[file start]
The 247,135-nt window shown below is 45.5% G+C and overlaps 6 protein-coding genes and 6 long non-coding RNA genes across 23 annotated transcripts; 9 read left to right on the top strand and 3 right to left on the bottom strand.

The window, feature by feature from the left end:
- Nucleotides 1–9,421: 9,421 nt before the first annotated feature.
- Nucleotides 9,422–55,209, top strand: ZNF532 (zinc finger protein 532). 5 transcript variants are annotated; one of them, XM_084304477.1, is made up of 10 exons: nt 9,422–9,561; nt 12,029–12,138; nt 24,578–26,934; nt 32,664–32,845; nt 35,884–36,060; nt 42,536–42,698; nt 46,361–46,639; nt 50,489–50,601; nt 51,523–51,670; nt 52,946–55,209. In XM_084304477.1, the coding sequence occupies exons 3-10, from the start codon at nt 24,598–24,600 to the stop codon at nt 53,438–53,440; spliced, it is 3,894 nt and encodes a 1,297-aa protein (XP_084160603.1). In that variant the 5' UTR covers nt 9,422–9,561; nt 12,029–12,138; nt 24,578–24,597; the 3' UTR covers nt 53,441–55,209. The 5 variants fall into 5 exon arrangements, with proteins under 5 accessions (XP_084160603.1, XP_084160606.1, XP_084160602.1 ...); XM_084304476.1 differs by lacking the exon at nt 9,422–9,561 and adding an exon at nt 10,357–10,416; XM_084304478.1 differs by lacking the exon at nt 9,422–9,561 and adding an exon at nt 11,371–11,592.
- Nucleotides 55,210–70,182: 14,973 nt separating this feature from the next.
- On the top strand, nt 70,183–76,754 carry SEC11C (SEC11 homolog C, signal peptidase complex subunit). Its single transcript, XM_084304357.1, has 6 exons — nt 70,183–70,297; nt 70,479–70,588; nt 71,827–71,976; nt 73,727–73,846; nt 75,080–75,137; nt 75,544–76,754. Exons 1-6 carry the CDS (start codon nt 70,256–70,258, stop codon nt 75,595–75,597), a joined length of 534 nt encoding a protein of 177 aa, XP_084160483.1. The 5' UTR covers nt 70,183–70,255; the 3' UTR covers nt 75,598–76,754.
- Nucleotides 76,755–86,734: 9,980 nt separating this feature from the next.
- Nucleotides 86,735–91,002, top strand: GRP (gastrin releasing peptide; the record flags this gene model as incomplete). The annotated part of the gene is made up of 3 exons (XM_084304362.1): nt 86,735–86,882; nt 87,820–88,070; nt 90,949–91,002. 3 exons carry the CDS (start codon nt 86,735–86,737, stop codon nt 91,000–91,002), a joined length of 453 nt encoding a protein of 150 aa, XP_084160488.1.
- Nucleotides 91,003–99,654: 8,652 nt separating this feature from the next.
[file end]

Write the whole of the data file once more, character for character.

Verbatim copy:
The 247,135-nt window shown below is 45.5% G+C and overlaps 6 protein-coding genes and 6 long non-coding RNA genes across 23 annotated transcripts; 9 read left to right on the top strand and 3 right to left on the bottom strand.

The window, feature by feature from the left end:
- Nucleotides 1–9,421: 9,421 nt before the first annotated feature.
- Nucleotides 9,422–55,209, top strand: ZNF532 (zinc finger protein 532). 5 transcript variants are annotated; one of them, XM_084304477.1, is made up of 10 exons: nt 9,422–9,561; nt 12,029–12,138; nt 24,578–26,934; nt 32,664–32,845; nt 35,884–36,060; nt 42,536–42,698; nt 46,361–46,639; nt 50,489–50,601; nt 51,523–51,670; nt 52,946–55,209. In XM_084304477.1, the coding sequence occupies exons 3-10, from the start codon at nt 24,598–24,600 to the stop codon at nt 53,438–53,440; spliced, it is 3,894 nt and encodes a 1,297-aa protein (XP_084160603.1). In that variant the 5' UTR covers nt 9,422–9,561; nt 12,029–12,138; nt 24,578–24,597; the 3' UTR covers nt 53,441–55,209. The 5 variants fall into 5 exon arrangements, with proteins under 5 accessions (XP_084160603.1, XP_084160606.1, XP_084160602.1 ...); XM_084304476.1 differs by lacking the exon at nt 9,422–9,561 and adding an exon at nt 10,357–10,416; XM_084304478.1 differs by lacking the exon at nt 9,422–9,561 and adding an exon at nt 11,371–11,592.
- Nucleotides 55,210–70,182: 14,973 nt separating this feature from the next.
- On the top strand, nt 70,183–76,754 carry SEC11C (SEC11 homolog C, signal peptidase complex subunit). Its single transcript, XM_084304357.1, has 6 exons — nt 70,183–70,297; nt 70,479–70,588; nt 71,827–71,976; nt 73,727–73,846; nt 75,080–75,137; nt 75,544–76,754. Exons 1-6 carry the CDS (start codon nt 70,256–70,258, stop codon nt 75,595–75,597), a joined length of 534 nt encoding a protein of 177 aa, XP_084160483.1. The 5' UTR covers nt 70,183–70,255; the 3' UTR covers nt 75,598–76,754.
- Nucleotides 76,755–86,734: 9,980 nt separating this feature from the next.
- Nucleotides 86,735–91,002, top strand: GRP (gastrin releasing peptide; the record flags this gene model as incomplete). The annotated part of the gene is made up of 3 exons (XM_084304362.1): nt 86,735–86,882; nt 87,820–88,070; nt 90,949–91,002. 3 exons carry the CDS (start codon nt 86,735–86,737, stop codon nt 91,000–91,002), a joined length of 453 nt encoding a protein of 150 aa, XP_084160488.1.
- Nucleotides 91,003–99,654: 8,652 nt separating this feature from the next.